Now that you have a better idea of what healthcare could cost you and how to prepare for those expenses, it’s time to take a closer look at the different healthcare options available for retirees.
4 Healthcare Opportunities If You Retire Before 65
If you’re ready to call it quits on your job before 65, there are a few critical factors to consider. In addition to supplementing your income throughout this “bridge period” of your life, you’ll also have to procure quality healthcare.
How can you get the right coverage for yourself before you’re eligible for Medicare?
If you retire early but want to retain your current healthcare coverage, COBRA can be an excellent option. Most companies with over 20 full-time employees are required to offer this opportunity.
The Consolidated Omnibus Budget Reconciliation Act permits eligible employees and their dependents (spouse, children, etc.) to keep their healthcare coverage for a set period after they leave their jobs—retired, dipped below the “required” work hours, job loss, etc.
COBRA usually lasts around 18 to 36 months, depending on your situation. While you can retain your health insurance (in-network doctors, specialists, etc.), COBRA can be quite costly. When you had your full-time appointment, your company picked up a decent amount of the tab (usually 70-90%), and you covered the rest. But after you leave, you’re on the hook for the entire premium.
Depending on how comprehensive your coverage and available subsidies, COBRA still could be a more cost-effective option than if you went searching for a comparable plan on the marketplace.
Health Insurance Marketplace
Think about the marketplace as a “hub” of medical insurance options. At Healthcare.gov, you can search for the type of care and coverage you need. With so many options and choices, it can be challenging to know which plan is best for you. Here are some questions to ask yourself that may help bring clarity.
- Do you only need routine, preventative care?
- Do you have a pre-existing condition that you currently seek treatment for?
- Do you see a particular specialist?
- Is your medicine covered on the specific plan you’re looking at?
- Is the plan an HMO (stricter network and provider rules) or PPO (broader choices but often more expensive)? Keep in mind that with an HMO, you generally need a referral when you see a specialist, adding a lot of time and administrative work to the process.
- What are your true out-of-pocket costs, including premiums, deductibles, co-pays, co-insurance, and more?
If you want to continue seeing certain providers or specialists, check if those people are considered “in-network” with any plan you’re considering. If they aren’t, you can eliminate the plan and move on.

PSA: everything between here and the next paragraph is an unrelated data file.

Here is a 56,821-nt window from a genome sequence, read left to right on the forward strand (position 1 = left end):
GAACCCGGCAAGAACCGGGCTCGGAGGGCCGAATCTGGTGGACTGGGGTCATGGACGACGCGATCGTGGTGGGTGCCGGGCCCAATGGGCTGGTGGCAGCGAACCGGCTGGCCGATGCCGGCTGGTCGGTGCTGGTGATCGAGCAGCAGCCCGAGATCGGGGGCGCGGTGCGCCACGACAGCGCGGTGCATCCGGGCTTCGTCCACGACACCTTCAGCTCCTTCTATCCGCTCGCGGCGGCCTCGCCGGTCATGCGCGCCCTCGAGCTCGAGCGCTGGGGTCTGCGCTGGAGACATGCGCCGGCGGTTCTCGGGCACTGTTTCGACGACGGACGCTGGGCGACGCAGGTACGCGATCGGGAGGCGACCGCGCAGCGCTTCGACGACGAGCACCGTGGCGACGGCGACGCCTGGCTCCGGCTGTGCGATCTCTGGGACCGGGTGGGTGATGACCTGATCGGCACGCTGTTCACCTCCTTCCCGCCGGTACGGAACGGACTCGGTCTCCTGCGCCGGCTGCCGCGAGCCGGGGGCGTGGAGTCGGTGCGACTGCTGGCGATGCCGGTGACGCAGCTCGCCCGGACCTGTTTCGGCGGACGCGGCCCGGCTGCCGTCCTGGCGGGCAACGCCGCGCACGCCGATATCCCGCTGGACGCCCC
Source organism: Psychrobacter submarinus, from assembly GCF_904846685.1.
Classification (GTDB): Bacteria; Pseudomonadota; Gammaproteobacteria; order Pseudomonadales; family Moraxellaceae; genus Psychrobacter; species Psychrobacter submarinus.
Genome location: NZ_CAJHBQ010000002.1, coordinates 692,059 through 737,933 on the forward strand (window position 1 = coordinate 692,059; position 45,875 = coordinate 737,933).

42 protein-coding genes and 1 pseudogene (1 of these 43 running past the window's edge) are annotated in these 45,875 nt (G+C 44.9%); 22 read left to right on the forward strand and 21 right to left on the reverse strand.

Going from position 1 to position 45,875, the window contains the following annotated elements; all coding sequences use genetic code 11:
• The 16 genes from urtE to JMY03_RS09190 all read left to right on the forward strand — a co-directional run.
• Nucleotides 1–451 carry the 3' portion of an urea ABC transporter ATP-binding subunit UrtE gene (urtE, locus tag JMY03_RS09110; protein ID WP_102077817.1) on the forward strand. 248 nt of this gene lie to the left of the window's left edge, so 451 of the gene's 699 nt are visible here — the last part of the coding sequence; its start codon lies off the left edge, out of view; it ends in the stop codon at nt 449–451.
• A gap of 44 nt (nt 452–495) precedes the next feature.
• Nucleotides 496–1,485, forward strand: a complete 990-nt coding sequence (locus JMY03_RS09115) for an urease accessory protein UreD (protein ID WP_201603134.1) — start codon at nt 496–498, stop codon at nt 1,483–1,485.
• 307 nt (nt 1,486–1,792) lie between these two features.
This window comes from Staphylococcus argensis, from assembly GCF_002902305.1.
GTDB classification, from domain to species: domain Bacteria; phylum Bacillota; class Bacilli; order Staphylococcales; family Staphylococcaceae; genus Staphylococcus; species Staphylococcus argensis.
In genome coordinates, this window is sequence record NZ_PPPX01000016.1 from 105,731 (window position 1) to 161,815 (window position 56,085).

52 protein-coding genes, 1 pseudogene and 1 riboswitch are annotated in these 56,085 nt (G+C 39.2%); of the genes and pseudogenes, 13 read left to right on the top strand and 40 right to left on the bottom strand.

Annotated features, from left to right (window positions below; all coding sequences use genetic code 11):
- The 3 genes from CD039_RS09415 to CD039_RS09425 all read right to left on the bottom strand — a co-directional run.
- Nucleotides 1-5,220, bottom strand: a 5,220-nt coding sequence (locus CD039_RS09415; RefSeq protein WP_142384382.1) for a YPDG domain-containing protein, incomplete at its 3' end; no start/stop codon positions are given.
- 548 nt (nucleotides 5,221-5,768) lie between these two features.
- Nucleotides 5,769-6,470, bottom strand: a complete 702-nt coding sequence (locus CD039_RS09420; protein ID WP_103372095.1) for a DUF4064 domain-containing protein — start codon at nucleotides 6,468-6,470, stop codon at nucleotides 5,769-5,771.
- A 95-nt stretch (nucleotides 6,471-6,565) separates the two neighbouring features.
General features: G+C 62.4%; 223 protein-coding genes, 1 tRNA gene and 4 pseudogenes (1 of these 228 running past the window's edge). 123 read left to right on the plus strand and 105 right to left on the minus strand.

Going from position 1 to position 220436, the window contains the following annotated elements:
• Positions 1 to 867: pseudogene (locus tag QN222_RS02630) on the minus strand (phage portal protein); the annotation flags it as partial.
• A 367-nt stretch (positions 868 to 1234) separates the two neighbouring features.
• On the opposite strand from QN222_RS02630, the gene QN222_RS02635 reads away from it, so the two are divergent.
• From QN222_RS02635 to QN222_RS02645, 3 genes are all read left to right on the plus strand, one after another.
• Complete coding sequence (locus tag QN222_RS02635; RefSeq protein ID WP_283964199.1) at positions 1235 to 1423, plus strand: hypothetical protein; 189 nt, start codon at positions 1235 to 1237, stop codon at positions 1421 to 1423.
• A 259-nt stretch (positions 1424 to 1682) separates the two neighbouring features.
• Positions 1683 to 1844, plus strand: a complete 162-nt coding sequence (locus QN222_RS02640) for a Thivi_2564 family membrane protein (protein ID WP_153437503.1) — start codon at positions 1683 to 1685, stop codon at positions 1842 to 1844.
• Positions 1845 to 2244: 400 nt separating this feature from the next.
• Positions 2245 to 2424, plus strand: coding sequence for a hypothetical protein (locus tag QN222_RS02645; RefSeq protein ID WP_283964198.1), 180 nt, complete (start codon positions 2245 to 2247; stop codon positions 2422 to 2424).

Employer Retiree Insurance
Some employers offer retired employees and spouses retiree health coverage, which can help cover expenses and services that Medicare doesn’t. It’s usually structured like group health insurance and comes with its own premiums and other costs.
If you have access to retiree health coverage, you may be able to use it as a stop-gap between when you retire and Medicare eligibility.
Though, as soon as you’re able, you should enroll in Medicare to retain benefits because your plan may elect not to cover certain costs during periods where you could have enrolled in Medicare but didn’t. Plus, enrolling in Original Medicare outside of the initial enrollment period could lead to costly fees.
Retiree insurance plans can be complex; let’s look at it together to see if it makes sense for your situation.
Become A Dependent on Spouse’s Insurance
You and your spouse may not retire at the same time. If that happens, you could add yourself as a dependent on their insurance plan. Keep in mind that doing so may change the type of coverage you have. If your spouse’s plan wasn’t as comprehensive as yours, you might need to make adjustments to where you seek treatment and care.
Retirees and Medicare
The year you turn 65 is a significant one—it’s the year you can enroll in Medicare.
Medicare costs can be substantial for many retirees, and since we’re passionate about giving you access to quality, valuable information, we wrote an entire series dedicated to Medicare planning. Check out the pieces we did in collaboration with Medicare specialist Kelly Allen so you can dive even further into the world of Medicare coverage.
Today, we’ll break down the many “parts” of Medicare and how each could impact you.
Original Medicare—Parts A and B
Original Medicare comprises two components:
- Part A, hospital insurance.